Yemen demands discontinuation of US strikes
The Yemeni government said that, because the war between the Yemeni military and Ansar Al-Sharia ended, the U.S. should honor its agreement to discontinue action.
Abdusalam Mohammed, head of the Abaad Studies and Research Centre, a think-tank based in Sana’a, said the agreement between Yemen and the U.S. to stop the air raids carried out by U.S. drones will help soften attitudes toward the U.S.
Abdusalam said the agreement will lessen the spread of hatred toward the U.S. that some groups, such as the Houthis and Ansar Al-Sharia, try to spread. He said the agreement will have a positive impact and will decrease the number of civilians killed during U.S. strikes.
There are currently fewer air raids than what were carried out by the former Yemeni regime. According to Abdusalam, there are fewer victims from strikes now than those killed in the Al-Ma’jala air raid conducted by the U.S. in 2009.
In addition, Abdusalam said there are more disputes in Yemen than ever before, particularly regarding the southern secessionist issue in which Iran plays an essential role. He said the agreement between Yemen and the U.S. could prevent external intervention in Yemen.
It also should be honored because Ansar Al-Sharia militants are weaker now, according to Abdusalam.
Journalists reported that more than 40 militants were seen passing through the governorate of Dalea’, heading toward Lahj and Aden.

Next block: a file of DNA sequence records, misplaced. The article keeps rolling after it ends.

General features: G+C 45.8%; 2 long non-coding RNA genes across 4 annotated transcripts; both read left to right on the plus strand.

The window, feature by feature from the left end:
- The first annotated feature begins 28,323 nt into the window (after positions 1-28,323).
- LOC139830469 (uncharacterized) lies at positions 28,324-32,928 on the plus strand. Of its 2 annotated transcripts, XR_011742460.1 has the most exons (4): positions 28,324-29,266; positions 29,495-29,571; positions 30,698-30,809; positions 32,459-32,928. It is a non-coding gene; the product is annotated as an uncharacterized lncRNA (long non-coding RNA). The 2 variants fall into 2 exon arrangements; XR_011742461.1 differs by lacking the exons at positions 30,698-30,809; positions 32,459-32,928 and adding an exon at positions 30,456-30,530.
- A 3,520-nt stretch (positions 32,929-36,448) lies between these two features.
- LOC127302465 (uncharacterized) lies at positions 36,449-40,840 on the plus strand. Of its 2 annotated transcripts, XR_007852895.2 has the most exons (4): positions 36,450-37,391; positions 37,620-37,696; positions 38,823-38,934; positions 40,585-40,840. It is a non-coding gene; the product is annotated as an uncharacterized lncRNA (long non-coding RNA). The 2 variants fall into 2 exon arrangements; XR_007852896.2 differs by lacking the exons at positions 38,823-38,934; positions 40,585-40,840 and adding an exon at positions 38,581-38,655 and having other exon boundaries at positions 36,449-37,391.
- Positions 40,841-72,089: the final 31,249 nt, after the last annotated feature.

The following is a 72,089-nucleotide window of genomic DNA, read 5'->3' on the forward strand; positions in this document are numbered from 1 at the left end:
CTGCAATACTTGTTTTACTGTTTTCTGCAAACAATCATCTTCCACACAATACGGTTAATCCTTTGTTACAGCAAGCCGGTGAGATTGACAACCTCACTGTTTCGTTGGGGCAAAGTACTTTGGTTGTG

According to the Yemen Defense Ministry website, “Information indicated that those militants came from Rada’a in Beida’a governorate. They were targeting the Central Prison in Dalea’ because they thought the militants arrested in Al-Shoaib district are being held there.”
Anees Mansour, a journalist and political analyst in Aden, said militants infiltrated the Al-Mansoura area in Aden after confrontations broke out between security services and members of the southern movement on Saturday.
“I saw some people inside a Toyota Corolla distributing brochures of Ansar Al-Sharia and writing slogans on the walls,” Mansour said. “Not one of them was caught.”
The Yemen Times tried to contact Sadeq Haid, Aden’s security chief, but he declined to make a statement.